Catherine Gildiner is a best-selling author and psychologist. Born and raised in New York, Catherine moved to Canada at age 22 and now lives in beautiful Creemore in Southern Ontario. Catherine has written a successful and humorous series of memoirs which recount her life through self-mirroring character, Cathy McClure (Catherine’s maiden name). Catherine’s first memoir, Too Close to the Falls, which covers Catherine’s life up until age 14, remained number one on the Canadian Best Seller’s List for 172 weeks. Her second wildly popular memoir, After the Falls, continues her life story up until age 21. After writing two memoirs, Catherine wrote a Freudian thriller called Seduction – a fictional piece which also spent several weeks on the Best Sellers list. Most recently, Catherine completed her third memoir, Coming Ashore, as a continuation of her life up until age 25.

Here is our Q&A with Catherine Gildiner:

You’re touring this year to promote your third memoir, Coming Ashore. In her glowing review of Coming Ashore, Lynda Davis wrote: “…anyone who requires three volumes to cover her life up to age twenty-five has obviously lived a more interesting life than mine.” Tell me about your fascinating decision to write about small increments of your life instead of a single “up until now” memoir.

I wrote the first volume as one short piece (only using Chapter 1) and a publisher said I should make it into a book, so I did. I had no intention of writing two more. But the first was popular so I continued on. I ended Coming Ashore on my wedding day for a reason. In some ways I feel my life was my own until then. I was an only child with deceased parents so I wasn’t exposing anyone. If I went on writing about my husband and family I’d be exposing my view of them and their exploits to the world, which is not really fair to them.

Your first memoir, Too Close To The Falls, covered your life from ages 4 to 14. Why do you think you remember that period of your life so clearly?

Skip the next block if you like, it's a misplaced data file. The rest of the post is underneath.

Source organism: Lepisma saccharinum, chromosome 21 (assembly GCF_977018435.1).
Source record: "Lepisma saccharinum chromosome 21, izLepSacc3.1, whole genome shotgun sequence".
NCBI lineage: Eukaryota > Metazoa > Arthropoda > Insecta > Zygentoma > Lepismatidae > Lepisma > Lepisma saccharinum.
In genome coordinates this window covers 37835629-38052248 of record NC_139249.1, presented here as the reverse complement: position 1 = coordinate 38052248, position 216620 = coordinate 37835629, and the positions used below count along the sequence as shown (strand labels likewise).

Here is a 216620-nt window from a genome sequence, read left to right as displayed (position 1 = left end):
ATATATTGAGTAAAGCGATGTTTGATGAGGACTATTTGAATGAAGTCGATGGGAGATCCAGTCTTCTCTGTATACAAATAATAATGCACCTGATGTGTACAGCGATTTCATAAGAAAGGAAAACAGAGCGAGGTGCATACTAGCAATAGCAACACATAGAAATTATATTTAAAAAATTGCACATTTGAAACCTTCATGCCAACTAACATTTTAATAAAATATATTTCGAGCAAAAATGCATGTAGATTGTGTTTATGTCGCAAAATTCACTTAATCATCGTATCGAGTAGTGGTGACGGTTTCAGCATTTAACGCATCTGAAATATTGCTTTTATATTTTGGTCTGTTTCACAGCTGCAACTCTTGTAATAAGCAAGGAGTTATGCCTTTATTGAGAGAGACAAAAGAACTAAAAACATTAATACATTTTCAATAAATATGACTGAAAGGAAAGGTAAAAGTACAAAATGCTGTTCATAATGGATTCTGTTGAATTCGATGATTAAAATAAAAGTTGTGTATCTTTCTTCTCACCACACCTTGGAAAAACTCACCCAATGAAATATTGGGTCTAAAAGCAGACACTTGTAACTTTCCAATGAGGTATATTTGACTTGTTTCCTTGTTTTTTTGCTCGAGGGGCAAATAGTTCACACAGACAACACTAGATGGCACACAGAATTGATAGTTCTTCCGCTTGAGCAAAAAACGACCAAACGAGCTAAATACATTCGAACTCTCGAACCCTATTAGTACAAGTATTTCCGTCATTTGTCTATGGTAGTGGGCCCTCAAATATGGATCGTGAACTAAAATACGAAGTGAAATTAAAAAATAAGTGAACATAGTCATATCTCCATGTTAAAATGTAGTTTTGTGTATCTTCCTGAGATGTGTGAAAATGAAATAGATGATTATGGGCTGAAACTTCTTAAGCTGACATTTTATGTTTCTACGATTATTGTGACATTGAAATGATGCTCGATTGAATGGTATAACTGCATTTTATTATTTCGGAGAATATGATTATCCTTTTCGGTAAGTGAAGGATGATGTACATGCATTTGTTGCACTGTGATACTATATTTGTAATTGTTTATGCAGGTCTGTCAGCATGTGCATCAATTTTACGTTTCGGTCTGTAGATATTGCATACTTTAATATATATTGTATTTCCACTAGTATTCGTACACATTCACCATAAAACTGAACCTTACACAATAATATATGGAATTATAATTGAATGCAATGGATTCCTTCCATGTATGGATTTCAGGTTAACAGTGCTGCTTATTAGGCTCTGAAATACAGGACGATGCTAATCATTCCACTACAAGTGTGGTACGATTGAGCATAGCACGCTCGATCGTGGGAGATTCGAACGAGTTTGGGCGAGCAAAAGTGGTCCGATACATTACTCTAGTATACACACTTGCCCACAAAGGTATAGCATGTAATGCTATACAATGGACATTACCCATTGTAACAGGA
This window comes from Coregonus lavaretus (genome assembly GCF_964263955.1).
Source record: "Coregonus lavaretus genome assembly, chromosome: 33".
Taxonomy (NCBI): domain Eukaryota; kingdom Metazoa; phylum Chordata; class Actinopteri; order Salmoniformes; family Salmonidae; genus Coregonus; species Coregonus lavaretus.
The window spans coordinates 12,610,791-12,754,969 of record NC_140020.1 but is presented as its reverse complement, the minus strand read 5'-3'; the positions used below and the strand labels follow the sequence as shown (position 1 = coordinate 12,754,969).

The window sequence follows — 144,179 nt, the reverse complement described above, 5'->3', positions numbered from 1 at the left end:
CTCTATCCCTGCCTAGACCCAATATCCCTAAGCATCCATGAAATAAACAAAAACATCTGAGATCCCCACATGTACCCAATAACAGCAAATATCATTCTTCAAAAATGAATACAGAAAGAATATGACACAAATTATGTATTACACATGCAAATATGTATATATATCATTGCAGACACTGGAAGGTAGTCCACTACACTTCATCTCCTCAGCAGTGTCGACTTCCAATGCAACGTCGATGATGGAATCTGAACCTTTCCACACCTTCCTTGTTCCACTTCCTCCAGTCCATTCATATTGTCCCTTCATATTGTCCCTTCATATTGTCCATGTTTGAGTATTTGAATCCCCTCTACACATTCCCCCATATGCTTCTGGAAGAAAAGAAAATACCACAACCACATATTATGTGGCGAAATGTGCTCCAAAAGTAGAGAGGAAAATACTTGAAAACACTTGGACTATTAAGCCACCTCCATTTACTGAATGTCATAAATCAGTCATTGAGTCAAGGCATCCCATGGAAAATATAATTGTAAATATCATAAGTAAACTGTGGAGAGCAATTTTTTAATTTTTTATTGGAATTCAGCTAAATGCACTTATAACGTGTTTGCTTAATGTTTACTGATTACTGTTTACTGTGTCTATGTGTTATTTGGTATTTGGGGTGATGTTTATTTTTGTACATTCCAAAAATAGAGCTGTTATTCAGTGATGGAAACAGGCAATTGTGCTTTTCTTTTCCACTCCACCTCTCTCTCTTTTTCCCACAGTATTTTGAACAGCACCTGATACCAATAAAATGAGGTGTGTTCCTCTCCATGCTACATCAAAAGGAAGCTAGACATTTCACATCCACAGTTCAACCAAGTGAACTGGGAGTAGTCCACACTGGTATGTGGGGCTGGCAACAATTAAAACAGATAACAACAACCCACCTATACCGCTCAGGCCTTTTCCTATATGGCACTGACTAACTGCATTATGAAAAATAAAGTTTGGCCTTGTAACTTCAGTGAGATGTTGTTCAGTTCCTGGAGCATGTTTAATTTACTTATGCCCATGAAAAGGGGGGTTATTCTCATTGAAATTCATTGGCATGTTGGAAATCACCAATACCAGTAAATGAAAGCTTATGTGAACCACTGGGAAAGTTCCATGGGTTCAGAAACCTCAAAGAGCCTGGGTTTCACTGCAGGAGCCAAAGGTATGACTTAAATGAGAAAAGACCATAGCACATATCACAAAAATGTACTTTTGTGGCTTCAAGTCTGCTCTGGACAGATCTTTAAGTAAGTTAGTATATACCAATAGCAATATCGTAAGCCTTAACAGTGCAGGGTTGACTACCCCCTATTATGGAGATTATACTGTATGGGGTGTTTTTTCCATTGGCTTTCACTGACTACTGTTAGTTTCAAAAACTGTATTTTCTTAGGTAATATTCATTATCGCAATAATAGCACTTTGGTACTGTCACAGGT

I am the one from high school who remembers everyone and where they lived and what they wore in detail. My high school friends find it hilarious. I am a bit of an idiot savant that way.

I also think it only looks like I remember so much of my childhood. I look at Too Close To The Falls and think I remember my whole childhood, when, in fact, if you dissect it, there are only around ten episodes in the book. Everyone remembers ten episodes from their childhood and could recount them. The trick is spinning them out into full tales. In teaching memoir writing, I found that if you asked the right questions, people could recount their childhood memories. I start with the very happy and then the traumatic—that gets the ball rolling.

As an author and psychologist, what brings you the most joy at work and why?

I like the beginning of projects and planning them out. As a psychologist I liked doing a history and then planning the case and knowing what I had to do, then executing it. It was also a great moment when you saw the patient suddenly ‘get it’ or see the pattern of their destructive behaviour.

As a writer I like planning a whole book and watching the characters come to life. My favourite is the first draft when you don’t have to worry about making everything work perfectly, but the characters are just entering my imagination. Sometimes in fiction, I’ll plan a character to have a certain personality and yet they emerge quite differently. It can be a magical process and I love it.